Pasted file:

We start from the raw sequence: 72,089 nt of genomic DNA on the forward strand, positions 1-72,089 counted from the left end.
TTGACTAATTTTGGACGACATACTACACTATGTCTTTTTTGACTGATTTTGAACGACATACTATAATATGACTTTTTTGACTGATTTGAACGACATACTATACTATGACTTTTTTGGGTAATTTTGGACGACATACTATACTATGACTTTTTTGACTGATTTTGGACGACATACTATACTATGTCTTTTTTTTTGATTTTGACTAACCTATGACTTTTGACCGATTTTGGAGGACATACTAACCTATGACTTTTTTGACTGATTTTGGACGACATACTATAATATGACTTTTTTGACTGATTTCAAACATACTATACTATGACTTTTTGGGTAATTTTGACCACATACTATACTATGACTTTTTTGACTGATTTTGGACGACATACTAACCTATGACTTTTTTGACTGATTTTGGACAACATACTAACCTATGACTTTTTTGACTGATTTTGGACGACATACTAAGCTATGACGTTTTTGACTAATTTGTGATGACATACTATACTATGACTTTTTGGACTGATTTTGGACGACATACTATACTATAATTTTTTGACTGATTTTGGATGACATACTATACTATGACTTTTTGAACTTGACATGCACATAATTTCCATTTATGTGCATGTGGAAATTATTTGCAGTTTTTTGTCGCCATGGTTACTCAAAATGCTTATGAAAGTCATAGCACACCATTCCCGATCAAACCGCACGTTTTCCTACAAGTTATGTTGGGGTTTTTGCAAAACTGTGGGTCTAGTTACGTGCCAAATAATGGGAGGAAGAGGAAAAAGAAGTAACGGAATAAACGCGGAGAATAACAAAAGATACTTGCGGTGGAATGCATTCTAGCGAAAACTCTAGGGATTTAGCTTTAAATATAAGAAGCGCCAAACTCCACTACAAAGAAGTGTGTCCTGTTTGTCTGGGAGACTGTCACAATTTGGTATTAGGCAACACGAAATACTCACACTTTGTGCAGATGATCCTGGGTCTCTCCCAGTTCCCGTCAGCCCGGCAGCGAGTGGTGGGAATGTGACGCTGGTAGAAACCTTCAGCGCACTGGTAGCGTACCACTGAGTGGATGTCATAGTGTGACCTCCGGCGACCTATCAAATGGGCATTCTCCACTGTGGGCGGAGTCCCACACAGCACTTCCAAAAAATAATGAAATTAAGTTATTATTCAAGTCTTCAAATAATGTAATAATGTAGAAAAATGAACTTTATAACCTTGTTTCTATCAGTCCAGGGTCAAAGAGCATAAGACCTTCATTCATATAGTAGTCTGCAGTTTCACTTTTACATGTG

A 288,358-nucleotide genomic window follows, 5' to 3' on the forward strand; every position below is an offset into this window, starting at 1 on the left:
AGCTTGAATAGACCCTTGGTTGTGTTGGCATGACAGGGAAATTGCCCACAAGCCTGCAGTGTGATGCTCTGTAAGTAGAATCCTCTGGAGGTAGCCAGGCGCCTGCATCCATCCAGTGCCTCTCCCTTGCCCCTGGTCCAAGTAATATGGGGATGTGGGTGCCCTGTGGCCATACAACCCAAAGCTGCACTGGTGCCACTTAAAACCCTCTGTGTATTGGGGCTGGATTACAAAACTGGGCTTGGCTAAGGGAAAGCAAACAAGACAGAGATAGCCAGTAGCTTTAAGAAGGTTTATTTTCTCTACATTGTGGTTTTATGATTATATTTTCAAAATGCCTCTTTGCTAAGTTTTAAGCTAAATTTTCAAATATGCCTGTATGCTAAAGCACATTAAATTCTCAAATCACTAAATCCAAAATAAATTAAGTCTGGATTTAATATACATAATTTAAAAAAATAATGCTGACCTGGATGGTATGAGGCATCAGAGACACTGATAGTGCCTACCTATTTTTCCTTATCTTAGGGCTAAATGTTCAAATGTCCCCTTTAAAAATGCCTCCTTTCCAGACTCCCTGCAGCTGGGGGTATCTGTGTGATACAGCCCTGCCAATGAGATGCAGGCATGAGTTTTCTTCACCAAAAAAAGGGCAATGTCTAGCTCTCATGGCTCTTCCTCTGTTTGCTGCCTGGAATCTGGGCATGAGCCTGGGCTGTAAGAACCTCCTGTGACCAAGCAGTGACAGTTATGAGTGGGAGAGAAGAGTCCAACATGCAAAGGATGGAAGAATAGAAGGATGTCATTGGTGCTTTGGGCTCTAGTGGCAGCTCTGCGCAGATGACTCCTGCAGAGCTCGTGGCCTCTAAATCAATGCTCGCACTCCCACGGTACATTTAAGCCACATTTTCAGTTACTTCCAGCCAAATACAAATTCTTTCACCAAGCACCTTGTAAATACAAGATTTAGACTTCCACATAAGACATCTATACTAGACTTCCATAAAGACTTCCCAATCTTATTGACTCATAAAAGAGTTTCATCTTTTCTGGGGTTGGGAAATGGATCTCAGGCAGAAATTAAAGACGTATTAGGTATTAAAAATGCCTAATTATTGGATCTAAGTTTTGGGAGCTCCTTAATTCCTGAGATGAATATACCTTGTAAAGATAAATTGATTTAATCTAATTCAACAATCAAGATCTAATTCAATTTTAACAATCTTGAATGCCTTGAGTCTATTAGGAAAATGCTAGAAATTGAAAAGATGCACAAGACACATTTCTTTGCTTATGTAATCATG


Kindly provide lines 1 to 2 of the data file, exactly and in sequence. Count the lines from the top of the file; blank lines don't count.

We start from the raw sequence: 72,089 nt of genomic DNA on the forward strand, positions 1-72,089 counted from the left end.
TTGACTAATTTTGGACGACATACTACACTATGTCTTTTTTGACTGATTTTGAACGACATACTATAATATGACTTTTTTGACTGATTTGAACGACATACTATACTATGACTTTTTTGGGTAATTTTGGACGACATACTATACTATGACTTTTTTGACTGATTTTGGACGACATACTATACTATGTCTTTTTTTTTGATTTTGACTAACCTATGACTTTTGACCGATTTTGGAGGACATACTAACCTATGACTTTTTTGACTGATTTTGGACGACATACTATAATATGACTTTTTTGACTGATTTCAAACATACTATACTATGACTTTTTGGGTAATTTTGACCACATACTATACTATGACTTTTTTGACTGATTTTGGACGACATACTAACCTATGACTTTTTTGACTGATTTTGGACAACATACTAACCTATGACTTTTTTGACTGATTTTGGACGACATACTAAGCTATGACGTTTTTGACTAATTTGTGATGACATACTATACTATGACTTTTTGGACTGATTTTGGACGACATACTATACTATAATTTTTTGACTGATTTTGGATGACATACTATACTATGACTTTTTGAACTTGACATGCACATAATTTCCATTTATGTGCATGTGGAAATTATTTGCAGTTTTTTGTCGCCATGGTTACTCAAAATGCTTATGAAAGTCATAGCACACCATTCCCGATCAAACCGCACGTTTTCCTACAAGTTATGTTGGGGTTTTTGCAAAACTGTGGGTCTAGTTACGTGCCAAATAATGGGAGGAAGAGGAAAAAGAAGTAACGGAATAAACGCGGAGAATAACAAAAGATACTTGCGGTGGAATGCATTCTAGCGAAAACTCTAGGGATTTAGCTTTAAATATAAGAAGCGCCAAACTCCACTACAAAGAAGTGTGTCCTGTTTGTCTGGGAGACTGTCACAATTTGGTATTAGGCAACACGAAATACTCACACTTTGTGCAGATGATCCTGGGTCTCTCCCAGTTCCCGTCAGCCCGGCAGCGAGTGGTGGGAATGTGACGCTGGTAGAAACCTTCAGCGCACTGGTAGCGTACCACTGAGTGGATGTCATAGTGTGACCTCCGGCGACCTATCAAATGGGCATTCTCCACTGTGGGCGGAGTCCCACACAGCACTTCCAAAAAATAATGAAATTAAGTTATTATTCAAGTCTTCAAATAATGTAATAATGTAGAAAAATGAACTTTATAACCTTGTTTCTATCAGTCCAGGGTCAAAGAGCATAAGACCTTCATTCATATAGTAGTCTGCAGTTTCACTTTTACATGTG